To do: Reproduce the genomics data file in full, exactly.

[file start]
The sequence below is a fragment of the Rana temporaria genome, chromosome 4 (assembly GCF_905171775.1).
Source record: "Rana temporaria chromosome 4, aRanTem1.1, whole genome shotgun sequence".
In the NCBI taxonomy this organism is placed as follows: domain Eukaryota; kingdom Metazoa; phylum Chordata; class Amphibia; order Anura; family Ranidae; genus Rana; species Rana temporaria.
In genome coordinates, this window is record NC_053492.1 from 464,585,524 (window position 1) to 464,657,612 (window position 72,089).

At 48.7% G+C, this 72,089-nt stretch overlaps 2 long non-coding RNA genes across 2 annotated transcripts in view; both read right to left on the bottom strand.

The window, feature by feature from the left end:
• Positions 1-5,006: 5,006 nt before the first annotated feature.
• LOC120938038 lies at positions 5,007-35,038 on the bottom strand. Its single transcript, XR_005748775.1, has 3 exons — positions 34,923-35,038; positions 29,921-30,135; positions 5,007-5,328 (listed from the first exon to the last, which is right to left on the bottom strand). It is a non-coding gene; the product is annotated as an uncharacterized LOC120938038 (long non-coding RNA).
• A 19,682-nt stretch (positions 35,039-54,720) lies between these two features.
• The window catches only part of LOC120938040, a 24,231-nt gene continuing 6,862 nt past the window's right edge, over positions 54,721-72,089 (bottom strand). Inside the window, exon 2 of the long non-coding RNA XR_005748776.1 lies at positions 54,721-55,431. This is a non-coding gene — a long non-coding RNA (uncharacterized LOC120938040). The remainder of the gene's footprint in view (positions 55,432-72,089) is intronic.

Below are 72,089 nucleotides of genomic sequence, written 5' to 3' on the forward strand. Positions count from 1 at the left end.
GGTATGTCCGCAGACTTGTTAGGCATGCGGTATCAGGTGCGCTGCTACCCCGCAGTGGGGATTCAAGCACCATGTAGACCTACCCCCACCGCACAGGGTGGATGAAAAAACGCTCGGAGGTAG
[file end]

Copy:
The sequence below is a fragment of the Rana temporaria genome, chromosome 4 (assembly GCF_905171775.1).
Source record: "Rana temporaria chromosome 4, aRanTem1.1, whole genome shotgun sequence".
In the NCBI taxonomy this organism is placed as follows: domain Eukaryota; kingdom Metazoa; phylum Chordata; class Amphibia; order Anura; family Ranidae; genus Rana; species Rana temporaria.
In genome coordinates, this window is record NC_053492.1 from 464,585,524 (window position 1) to 464,657,612 (window position 72,089).

At 48.7% G+C, this 72,089-nt stretch overlaps 2 long non-coding RNA genes across 2 annotated transcripts in view; both read right to left on the bottom strand.

The window, feature by feature from the left end:
• Positions 1-5,006: 5,006 nt before the first annotated feature.
• LOC120938038 lies at positions 5,007-35,038 on the bottom strand. Its single transcript, XR_005748775.1, has 3 exons — positions 34,923-35,038; positions 29,921-30,135; positions 5,007-5,328 (listed from the first exon to the last, which is right to left on the bottom strand). It is a non-coding gene; the product is annotated as an uncharacterized LOC120938038 (long non-coding RNA).
• A 19,682-nt stretch (positions 35,039-54,720) lies between these two features.
• The window catches only part of LOC120938040, a 24,231-nt gene continuing 6,862 nt past the window's right edge, over positions 54,721-72,089 (bottom strand). Inside the window, exon 2 of the long non-coding RNA XR_005748776.1 lies at positions 54,721-55,431. This is a non-coding gene — a long non-coding RNA (uncharacterized LOC120938040). The remainder of the gene's footprint in view (positions 55,432-72,089) is intronic.

Below are 72,089 nucleotides of genomic sequence, written 5' to 3' on the forward strand. Positions count from 1 at the left end.
GGTATGTCCGCAGACTTGTTAGGCATGCGGTATCAGGTGCGCTGCTACCCCGCAGTGGGGATTCAAGCACCATGTAGACCTACCCCCACCGCACAGGGTGGATGAAAAAACGCTCGGAGGTAG